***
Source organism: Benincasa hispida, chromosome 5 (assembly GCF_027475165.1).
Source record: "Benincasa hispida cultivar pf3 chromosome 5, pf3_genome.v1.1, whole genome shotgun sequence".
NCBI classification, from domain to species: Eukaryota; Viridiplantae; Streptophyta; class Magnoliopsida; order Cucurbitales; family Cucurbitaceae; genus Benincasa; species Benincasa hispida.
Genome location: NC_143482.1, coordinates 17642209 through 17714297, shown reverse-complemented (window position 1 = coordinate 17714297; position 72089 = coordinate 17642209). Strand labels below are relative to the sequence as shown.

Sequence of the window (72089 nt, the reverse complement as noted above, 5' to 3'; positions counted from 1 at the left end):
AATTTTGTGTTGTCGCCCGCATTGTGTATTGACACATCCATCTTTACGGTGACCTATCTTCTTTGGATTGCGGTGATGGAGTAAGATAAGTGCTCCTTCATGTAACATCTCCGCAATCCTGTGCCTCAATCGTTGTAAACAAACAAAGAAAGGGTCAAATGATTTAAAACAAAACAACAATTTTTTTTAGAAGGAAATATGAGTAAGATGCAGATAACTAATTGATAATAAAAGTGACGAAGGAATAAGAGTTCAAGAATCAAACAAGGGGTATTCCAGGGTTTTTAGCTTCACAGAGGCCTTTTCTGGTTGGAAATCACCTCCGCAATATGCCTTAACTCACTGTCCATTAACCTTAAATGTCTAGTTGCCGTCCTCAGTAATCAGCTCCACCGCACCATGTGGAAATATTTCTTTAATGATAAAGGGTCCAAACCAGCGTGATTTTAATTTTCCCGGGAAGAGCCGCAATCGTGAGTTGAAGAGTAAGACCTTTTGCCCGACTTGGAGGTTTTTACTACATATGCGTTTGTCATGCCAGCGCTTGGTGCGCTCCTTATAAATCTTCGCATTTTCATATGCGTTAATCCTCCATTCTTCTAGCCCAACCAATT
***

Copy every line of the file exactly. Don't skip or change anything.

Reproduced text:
Source organism: Benincasa hispida, chromosome 5 (assembly GCF_027475165.1).
Source record: "Benincasa hispida cultivar pf3 chromosome 5, pf3_genome.v1.1, whole genome shotgun sequence".
NCBI classification, from domain to species: Eukaryota; Viridiplantae; Streptophyta; class Magnoliopsida; order Cucurbitales; family Cucurbitaceae; genus Benincasa; species Benincasa hispida.
Genome location: NC_143482.1, coordinates 17642209 through 17714297, shown reverse-complemented (window position 1 = coordinate 17714297; position 72089 = coordinate 17642209). Strand labels below are relative to the sequence as shown.

Sequence of the window (72089 nt, the reverse complement as noted above, 5' to 3'; positions counted from 1 at the left end):
AATTTTGTGTTGTCGCCCGCATTGTGTATTGACACATCCATCTTTACGGTGACCTATCTTCTTTGGATTGCGGTGATGGAGTAAGATAAGTGCTCCTTCATGTAACATCTCCGCAATCCTGTGCCTCAATCGTTGTAAACAAACAAAGAAAGGGTCAAATGATTTAAAACAAAACAACAATTTTTTTTAGAAGGAAATATGAGTAAGATGCAGATAACTAATTGATAATAAAAGTGACGAAGGAATAAGAGTTCAAGAATCAAACAAGGGGTATTCCAGGGTTTTTAGCTTCACAGAGGCCTTTTCTGGTTGGAAATCACCTCCGCAATATGCCTTAACTCACTGTCCATTAACCTTAAATGTCTAGTTGCCGTCCTCAGTAATCAGCTCCACCGCACCATGTGGAAATATTTCTTTAATGATAAAGGGTCCAAACCAGCGTGATTTTAATTTTCCCGGGAAGAGCCGCAATCGTGAGTTGAAGAGTAAGACCTTTTGCCCGACTTGGAGGTTTTTACTACATATGCGTTTGTCATGCCAGCGCTTGGTGCGCTCCTTATAAATCTTCGCATTTTCATATGCGTTAATCCTCCATTCTTCTAGCCCAACCAATT